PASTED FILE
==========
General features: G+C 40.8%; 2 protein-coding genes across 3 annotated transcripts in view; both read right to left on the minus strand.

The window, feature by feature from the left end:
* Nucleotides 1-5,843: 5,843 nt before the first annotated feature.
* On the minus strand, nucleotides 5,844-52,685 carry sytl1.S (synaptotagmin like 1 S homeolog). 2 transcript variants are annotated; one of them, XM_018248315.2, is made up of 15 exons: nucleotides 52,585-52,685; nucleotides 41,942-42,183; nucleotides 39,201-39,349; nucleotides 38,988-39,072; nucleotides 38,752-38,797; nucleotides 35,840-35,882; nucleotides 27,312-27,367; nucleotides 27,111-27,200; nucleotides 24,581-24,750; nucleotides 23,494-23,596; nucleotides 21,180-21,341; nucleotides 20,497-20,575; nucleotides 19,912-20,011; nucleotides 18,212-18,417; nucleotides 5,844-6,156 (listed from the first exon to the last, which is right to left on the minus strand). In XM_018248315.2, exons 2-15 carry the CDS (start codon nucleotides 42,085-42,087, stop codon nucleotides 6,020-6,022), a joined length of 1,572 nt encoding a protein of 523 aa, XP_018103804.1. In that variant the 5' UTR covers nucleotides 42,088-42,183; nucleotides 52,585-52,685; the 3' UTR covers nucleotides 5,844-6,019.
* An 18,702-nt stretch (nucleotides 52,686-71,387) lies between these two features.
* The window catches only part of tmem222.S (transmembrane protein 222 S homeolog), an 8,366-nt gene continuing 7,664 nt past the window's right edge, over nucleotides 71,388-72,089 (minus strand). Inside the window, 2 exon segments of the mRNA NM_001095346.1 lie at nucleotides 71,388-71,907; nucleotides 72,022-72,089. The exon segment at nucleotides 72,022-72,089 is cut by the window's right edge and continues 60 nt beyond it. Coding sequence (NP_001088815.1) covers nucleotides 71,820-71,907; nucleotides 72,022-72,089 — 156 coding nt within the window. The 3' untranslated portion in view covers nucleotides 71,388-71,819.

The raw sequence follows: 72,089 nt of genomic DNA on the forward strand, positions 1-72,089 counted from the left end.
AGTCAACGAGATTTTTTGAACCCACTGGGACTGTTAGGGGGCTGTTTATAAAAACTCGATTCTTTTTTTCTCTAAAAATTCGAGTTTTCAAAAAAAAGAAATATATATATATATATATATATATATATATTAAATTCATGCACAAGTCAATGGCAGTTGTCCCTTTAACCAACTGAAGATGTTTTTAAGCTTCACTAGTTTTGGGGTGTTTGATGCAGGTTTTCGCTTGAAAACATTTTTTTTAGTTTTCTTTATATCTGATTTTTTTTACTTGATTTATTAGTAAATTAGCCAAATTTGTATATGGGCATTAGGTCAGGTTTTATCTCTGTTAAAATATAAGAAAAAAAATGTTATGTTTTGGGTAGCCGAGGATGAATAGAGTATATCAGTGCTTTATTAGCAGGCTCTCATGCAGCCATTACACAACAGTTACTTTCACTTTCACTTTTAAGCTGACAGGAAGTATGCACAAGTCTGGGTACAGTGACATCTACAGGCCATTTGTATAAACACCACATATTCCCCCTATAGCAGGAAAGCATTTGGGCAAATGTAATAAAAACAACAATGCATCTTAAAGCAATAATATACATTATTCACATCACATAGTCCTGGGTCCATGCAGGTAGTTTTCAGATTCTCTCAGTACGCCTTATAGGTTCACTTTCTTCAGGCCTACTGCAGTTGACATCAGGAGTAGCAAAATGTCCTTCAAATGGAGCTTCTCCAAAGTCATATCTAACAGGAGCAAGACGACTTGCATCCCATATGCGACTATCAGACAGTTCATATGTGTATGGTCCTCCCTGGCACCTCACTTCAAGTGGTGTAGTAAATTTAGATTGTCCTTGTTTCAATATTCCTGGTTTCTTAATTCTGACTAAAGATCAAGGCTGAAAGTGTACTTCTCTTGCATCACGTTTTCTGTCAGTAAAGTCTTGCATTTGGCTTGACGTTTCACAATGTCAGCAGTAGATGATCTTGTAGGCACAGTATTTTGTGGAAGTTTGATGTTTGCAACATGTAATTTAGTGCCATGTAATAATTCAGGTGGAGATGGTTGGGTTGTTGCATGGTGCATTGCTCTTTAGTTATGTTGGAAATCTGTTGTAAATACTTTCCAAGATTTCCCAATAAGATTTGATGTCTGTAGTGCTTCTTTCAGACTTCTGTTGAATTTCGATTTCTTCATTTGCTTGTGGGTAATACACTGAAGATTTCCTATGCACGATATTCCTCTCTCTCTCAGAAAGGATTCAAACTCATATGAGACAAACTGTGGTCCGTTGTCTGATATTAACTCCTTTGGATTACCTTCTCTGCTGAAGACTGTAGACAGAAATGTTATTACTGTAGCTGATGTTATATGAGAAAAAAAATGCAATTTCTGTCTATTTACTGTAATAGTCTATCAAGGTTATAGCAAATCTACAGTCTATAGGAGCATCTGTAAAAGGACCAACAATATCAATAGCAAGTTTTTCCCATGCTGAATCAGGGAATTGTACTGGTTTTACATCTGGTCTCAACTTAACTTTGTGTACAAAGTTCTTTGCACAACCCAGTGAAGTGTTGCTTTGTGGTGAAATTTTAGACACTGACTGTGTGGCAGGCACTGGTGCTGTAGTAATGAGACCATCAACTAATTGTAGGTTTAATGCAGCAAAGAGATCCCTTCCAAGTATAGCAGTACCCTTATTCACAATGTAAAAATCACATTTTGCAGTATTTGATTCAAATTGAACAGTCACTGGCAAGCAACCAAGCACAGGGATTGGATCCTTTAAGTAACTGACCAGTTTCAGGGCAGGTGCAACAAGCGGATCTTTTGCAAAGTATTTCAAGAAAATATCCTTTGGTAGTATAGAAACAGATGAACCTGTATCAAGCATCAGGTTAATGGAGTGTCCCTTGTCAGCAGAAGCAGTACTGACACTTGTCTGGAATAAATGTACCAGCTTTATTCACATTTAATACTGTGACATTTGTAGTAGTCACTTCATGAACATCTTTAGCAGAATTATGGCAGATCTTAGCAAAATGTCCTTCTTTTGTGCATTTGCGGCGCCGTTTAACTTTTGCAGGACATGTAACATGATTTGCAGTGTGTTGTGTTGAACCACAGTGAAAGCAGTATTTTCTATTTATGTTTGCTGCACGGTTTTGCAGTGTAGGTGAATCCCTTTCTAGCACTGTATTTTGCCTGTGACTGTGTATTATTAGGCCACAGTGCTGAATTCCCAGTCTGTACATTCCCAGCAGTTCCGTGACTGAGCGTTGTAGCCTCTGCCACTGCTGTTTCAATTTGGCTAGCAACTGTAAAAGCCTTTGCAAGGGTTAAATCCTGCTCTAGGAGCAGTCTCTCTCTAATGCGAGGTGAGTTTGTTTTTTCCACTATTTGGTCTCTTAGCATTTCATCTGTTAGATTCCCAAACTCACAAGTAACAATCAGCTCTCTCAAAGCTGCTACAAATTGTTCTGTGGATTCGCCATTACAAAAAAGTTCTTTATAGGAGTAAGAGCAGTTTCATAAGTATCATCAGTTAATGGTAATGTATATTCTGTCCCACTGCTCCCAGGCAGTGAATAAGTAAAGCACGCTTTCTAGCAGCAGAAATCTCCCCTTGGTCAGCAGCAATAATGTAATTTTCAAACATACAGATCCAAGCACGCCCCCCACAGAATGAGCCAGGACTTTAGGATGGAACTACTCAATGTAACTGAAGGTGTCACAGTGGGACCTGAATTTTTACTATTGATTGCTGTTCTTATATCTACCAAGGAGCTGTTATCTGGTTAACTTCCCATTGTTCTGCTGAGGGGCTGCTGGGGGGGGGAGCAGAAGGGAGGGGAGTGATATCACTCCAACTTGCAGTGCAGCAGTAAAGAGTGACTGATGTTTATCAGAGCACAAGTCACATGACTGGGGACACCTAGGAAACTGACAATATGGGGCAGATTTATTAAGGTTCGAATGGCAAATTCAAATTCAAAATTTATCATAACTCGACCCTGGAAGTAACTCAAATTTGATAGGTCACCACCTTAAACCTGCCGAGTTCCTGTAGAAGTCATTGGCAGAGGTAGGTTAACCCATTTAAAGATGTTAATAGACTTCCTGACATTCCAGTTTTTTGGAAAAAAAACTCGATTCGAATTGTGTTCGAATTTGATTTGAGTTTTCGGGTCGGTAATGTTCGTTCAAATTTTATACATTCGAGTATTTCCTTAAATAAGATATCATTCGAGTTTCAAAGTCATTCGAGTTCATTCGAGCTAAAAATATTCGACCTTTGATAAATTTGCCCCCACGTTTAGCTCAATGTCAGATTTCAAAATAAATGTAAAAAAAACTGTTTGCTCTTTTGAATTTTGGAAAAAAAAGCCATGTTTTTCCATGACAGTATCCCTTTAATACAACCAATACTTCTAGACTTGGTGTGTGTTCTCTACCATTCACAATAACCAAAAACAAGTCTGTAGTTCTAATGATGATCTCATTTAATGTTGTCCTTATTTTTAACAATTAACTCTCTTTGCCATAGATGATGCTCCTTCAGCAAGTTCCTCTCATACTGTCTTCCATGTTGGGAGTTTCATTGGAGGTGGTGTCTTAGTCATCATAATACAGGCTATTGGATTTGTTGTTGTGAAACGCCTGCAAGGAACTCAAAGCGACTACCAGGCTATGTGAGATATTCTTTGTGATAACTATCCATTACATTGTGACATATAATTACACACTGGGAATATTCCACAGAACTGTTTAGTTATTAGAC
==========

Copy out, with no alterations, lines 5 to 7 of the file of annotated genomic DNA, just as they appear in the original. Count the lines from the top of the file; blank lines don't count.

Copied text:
* An 18,702-nt stretch (nucleotides 52,686-71,387) lies between these two features.
* The window catches only part of tmem222.S (transmembrane protein 222 S homeolog), an 8,366-nt gene continuing 7,664 nt past the window's right edge, over nucleotides 71,388-72,089 (minus strand). Inside the window, 2 exon segments of the mRNA NM_001095346.1 lie at nucleotides 71,388-71,907; nucleotides 72,022-72,089. The exon segment at nucleotides 72,022-72,089 is cut by the window's right edge and continues 60 nt beyond it. Coding sequence (NP_001088815.1) covers nucleotides 71,820-71,907; nucleotides 72,022-72,089 — 156 coding nt within the window. The 3' untranslated portion in view covers nucleotides 71,388-71,819.

The raw sequence follows: 72,089 nt of genomic DNA on the forward strand, positions 1-72,089 counted from the left end.